In a previous newsletter, I shared a glimpse of my earlier career as an Occupational Therapist (OT). I also touched upon how my current work leverages the education and skills I acquired during my decade-long tenure in the healthcare system. Today, I’d like to delve deeper into how these experiences, coupled with my extensive involvement in leadership teams, committees, and boards, have equipped me with a multifaceted skill set in my role as an Executive Coach and Execution Consultant.
A major part of taking a Leadership First Approach is shifting your focus to being less about what others are doing around you, and more about what you are doing.
And it’s not about being selfish, but being self-focused and self-aware.
And not for the sake of making you the most important person in the room, but for the purpose of being an effectively influential person in the room for the sake of those around you.
Coming from a healthcare background, I possess a solid foundation in Human Behavior and Psychology. This background allows me to offer a distinctive perspective in the realm of working with leadership teams. I specialize in delving into the human side of business, helping to uncover the root causes of interpersonal challenges within leadership teams and employee groups (Elephant in the Boardroom!).
In my business now, I assist executives and leadership teams in recognizing their individual biases, learning preferences, communication styles, behaviors, etc. This heightened self-awareness empowers them to amplify their leadership capabilities, resulting in improved team performance.
“…Oooh interesting… Tell me more…”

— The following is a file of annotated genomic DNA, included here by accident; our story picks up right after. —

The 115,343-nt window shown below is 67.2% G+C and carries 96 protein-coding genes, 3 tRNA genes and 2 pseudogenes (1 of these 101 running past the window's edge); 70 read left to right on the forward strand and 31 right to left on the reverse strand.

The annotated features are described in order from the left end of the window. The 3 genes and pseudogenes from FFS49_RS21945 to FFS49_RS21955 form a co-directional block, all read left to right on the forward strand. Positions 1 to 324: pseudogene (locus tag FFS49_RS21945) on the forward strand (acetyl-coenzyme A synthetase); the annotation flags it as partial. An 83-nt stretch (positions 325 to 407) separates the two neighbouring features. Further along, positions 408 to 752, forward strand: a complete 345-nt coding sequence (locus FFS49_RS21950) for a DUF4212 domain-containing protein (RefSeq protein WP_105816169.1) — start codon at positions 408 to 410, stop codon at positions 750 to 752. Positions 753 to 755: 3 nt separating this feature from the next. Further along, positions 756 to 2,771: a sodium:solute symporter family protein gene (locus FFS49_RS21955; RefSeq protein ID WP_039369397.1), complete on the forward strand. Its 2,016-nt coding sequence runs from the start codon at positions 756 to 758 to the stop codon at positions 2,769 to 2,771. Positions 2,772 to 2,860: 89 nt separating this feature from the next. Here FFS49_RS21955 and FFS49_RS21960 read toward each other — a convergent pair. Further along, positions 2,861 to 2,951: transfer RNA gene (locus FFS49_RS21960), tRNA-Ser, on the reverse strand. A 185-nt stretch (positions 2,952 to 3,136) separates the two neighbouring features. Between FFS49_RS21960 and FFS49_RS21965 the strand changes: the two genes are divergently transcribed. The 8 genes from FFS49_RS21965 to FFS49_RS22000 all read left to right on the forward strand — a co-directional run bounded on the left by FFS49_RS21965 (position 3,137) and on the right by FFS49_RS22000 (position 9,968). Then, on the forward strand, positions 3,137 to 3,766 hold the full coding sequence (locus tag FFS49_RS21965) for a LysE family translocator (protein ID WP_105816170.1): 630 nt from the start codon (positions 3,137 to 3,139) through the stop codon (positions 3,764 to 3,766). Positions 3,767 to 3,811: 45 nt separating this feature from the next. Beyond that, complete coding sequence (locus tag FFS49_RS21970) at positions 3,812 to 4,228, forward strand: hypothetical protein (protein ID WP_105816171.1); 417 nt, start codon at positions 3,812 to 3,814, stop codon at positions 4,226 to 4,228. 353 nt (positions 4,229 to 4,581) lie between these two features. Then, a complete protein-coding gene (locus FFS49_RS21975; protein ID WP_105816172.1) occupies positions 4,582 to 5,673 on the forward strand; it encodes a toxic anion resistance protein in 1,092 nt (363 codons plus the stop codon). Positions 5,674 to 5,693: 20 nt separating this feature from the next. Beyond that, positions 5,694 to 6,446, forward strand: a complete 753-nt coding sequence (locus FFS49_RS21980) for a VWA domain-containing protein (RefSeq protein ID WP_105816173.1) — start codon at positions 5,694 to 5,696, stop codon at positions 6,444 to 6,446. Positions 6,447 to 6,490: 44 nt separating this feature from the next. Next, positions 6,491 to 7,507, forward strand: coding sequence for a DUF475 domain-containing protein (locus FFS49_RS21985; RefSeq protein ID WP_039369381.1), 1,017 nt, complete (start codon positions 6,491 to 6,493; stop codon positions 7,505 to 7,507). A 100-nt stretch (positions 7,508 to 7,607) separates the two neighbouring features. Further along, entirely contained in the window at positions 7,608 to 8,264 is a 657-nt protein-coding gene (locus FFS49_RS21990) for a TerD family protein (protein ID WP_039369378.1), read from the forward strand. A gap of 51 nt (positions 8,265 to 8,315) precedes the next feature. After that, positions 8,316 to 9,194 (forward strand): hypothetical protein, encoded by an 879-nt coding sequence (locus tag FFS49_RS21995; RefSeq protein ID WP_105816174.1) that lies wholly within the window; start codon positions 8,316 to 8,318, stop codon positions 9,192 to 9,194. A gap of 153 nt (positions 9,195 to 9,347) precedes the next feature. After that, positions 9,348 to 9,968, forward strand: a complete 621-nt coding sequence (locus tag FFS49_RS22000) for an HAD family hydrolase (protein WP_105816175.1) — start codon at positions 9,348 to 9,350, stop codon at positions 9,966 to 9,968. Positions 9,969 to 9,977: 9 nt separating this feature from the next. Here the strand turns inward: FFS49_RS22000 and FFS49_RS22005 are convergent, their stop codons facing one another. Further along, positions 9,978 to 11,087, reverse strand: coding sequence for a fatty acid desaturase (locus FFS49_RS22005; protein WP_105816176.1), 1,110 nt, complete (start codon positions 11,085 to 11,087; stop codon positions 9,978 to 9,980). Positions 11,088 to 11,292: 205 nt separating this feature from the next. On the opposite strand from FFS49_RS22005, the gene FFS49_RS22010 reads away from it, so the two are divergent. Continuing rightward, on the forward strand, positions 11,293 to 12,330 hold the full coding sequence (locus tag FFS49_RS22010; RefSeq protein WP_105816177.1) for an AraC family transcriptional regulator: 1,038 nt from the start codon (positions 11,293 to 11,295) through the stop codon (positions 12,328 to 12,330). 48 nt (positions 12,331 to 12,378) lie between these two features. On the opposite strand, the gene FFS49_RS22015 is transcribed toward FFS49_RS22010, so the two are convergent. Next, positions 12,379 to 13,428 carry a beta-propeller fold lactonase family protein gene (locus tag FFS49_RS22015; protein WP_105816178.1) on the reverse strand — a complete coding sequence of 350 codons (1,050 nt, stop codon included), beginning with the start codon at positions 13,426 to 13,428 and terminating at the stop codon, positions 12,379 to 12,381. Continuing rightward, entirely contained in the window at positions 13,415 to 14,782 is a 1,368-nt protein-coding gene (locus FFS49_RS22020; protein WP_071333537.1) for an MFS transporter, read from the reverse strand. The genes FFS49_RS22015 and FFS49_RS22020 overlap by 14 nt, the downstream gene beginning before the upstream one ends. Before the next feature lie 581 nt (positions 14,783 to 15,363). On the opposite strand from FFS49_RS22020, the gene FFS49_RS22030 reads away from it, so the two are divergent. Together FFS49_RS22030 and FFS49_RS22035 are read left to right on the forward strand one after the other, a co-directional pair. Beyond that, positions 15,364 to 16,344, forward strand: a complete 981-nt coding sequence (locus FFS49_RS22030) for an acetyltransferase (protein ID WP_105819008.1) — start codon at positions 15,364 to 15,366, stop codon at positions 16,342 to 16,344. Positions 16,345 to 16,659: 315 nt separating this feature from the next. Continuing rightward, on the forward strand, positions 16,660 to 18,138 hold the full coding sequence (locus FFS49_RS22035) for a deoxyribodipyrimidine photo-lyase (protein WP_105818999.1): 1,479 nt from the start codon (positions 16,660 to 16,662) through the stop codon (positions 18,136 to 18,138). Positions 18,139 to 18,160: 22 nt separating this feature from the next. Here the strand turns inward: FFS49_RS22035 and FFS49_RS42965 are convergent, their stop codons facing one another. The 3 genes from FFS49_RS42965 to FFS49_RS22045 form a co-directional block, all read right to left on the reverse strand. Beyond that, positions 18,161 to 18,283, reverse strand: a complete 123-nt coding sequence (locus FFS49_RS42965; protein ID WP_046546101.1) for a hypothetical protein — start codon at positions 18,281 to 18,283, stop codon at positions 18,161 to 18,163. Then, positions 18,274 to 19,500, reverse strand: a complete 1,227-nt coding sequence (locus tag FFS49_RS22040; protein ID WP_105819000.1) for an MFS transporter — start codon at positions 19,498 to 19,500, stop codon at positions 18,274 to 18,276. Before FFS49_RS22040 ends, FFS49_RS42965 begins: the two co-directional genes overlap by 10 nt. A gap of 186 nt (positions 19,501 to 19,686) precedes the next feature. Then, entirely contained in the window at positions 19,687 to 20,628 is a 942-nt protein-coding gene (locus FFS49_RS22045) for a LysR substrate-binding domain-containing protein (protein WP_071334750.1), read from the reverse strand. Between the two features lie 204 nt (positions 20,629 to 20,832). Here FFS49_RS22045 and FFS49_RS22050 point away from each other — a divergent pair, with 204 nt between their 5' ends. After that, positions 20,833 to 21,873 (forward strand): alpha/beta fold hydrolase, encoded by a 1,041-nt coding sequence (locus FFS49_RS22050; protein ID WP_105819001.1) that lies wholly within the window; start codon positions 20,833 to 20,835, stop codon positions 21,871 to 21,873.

You got it!
Another unique advantage that stems from my experience as an OT is having worked with patients to understand their goals, their underlying motivations, developing comprehensive plans to help them achieve those objectives, and helping them navigate changes along the way.
While some of their goals were financially driven (like how to go back to work and provide for their family) much like the needs of a business, the patient’s goals always related back to the human and their life.
It’s was never about the goal alone. It always about underlying motivators (purpose/why), and designed execution (how).
Successful organizations understand that leadership plays a pivotal role in fostering a balance between pushing to achieve goals, and the well-being of their employees/teams.
Here’s the concept:
Organizations needs to make money > Organizations that make money in a healthy way are ran by good people > Good people are shaped by effective leadership > Effective leadership comes from understanding yourself and how/why you operate and behave the way you do.
Organizations need to make money > Organizations that make money, successfully execute on their goals > Successful executions comes from having a clear plan, a roadmap for how to get “there,” and the ability to effectively navigate change > The ability to effectively navigate change is dependent on the organization being ran by good people > Good people are shaped by effective leadership…
…Do you see where I’m going?…
So, as we reflect on my journey and experiences, I encourage you to ponder the backgrounds and past experiences of your own leadership team and managers. What unique attributes and perspectives do they bring to the table, even if seemingly unrelated to their current roles?
This is a reminder that our diverse life experiences, whether directly connected to our work or not, shape who we are and how we contribute to our organizations. Just as in my case, these experiences can be nurtured and harnessed to drive progress and innovation within our teams and organizations.